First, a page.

DCSIMG

A personal view

John Henderson

John Henderson

Now we’re past the winter solstice the daylight hours are getting longer so the suicide cyclists will have to try harder to have fun.

Suicide cycling seems to be a peculiarly British thing to do. Maybe our European neighbours have laws about wearing high vis and using lights ­— and enforce them.

In France this summer every cyclist we saw wore bright colours, but the first British cyclists we saw on the way home were a family on an unlit road at dusk all in black and without a single light or hat.

Is it down to British reserve (‘oh that yellow is far too garish’) bloody mindedness or just proof they do not need a safety hat because they are already brain dead?

I know there are plenty of cases where drivers should have been more observant but it’s not all their fault.

How can you expect anyone to see you if you are cycling up an unlit country road, in the dark dressed like an SAS man about to liberate an embassy.

In fact, there was a guy I used to see last winter regularly cycling past Mildenhall airbase on the unlit 60mph West Row Road who actually wore a black ski mask, so your headlights did not even have a pasty face to show up.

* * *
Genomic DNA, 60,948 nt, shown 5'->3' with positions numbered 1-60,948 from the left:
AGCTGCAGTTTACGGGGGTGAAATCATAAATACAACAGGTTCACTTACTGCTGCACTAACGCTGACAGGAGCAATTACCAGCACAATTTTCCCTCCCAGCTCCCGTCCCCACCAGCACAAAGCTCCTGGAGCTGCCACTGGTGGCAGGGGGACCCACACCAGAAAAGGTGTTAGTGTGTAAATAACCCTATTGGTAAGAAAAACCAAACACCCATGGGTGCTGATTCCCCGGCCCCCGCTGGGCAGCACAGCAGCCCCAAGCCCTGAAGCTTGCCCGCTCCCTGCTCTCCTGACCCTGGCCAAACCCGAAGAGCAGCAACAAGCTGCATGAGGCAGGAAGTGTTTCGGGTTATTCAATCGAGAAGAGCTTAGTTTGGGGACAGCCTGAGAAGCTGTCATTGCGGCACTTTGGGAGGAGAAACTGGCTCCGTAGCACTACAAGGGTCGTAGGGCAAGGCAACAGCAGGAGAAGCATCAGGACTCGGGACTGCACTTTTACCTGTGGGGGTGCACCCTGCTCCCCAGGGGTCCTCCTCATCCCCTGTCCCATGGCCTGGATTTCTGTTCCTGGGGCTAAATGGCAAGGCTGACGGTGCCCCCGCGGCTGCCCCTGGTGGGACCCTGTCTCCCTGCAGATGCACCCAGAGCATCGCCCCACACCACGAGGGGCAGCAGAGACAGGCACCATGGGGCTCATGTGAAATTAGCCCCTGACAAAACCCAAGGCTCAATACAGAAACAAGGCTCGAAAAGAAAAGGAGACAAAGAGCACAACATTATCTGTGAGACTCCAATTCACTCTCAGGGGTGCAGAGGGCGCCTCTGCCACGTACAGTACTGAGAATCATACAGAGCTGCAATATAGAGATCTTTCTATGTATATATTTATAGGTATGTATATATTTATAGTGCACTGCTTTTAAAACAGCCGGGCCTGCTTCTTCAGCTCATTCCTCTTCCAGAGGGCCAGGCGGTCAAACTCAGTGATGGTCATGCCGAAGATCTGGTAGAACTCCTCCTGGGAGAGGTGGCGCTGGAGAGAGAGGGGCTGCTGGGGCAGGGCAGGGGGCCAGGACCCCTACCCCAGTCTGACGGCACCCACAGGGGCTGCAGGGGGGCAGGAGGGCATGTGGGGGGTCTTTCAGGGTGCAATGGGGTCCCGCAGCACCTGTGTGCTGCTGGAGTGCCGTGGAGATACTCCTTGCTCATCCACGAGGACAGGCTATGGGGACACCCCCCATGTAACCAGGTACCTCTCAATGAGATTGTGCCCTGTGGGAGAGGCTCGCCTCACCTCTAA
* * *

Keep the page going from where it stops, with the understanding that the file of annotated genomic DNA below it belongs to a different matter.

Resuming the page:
He was also one of those who does not even bother to have reflectors on their bikes, never mind lights.

One dedicated cyclist’s response to my suggesting he wore high-vis was ‘your car’s got headlights hasn’t it?’

Yes, but if you are not wearing anything to reflect the light back they might as well still be candles in carriage lamps.

My wife and I always wear high-vis when riding horses or bikes, or just walking the dog in poor light.

If nothing else this means I can have the coffee on when she gets back from a ride because I have been able to see her two miles down the road.

To me, taking advantage of that sort of visibility is common sense for any vulnerable road user, so why do so many of fail to see the sense of it?

Before cyclists lay the blame at drivers’ feet they must look at themselves, 
preferably on a dark winter’s day.

 
 
 

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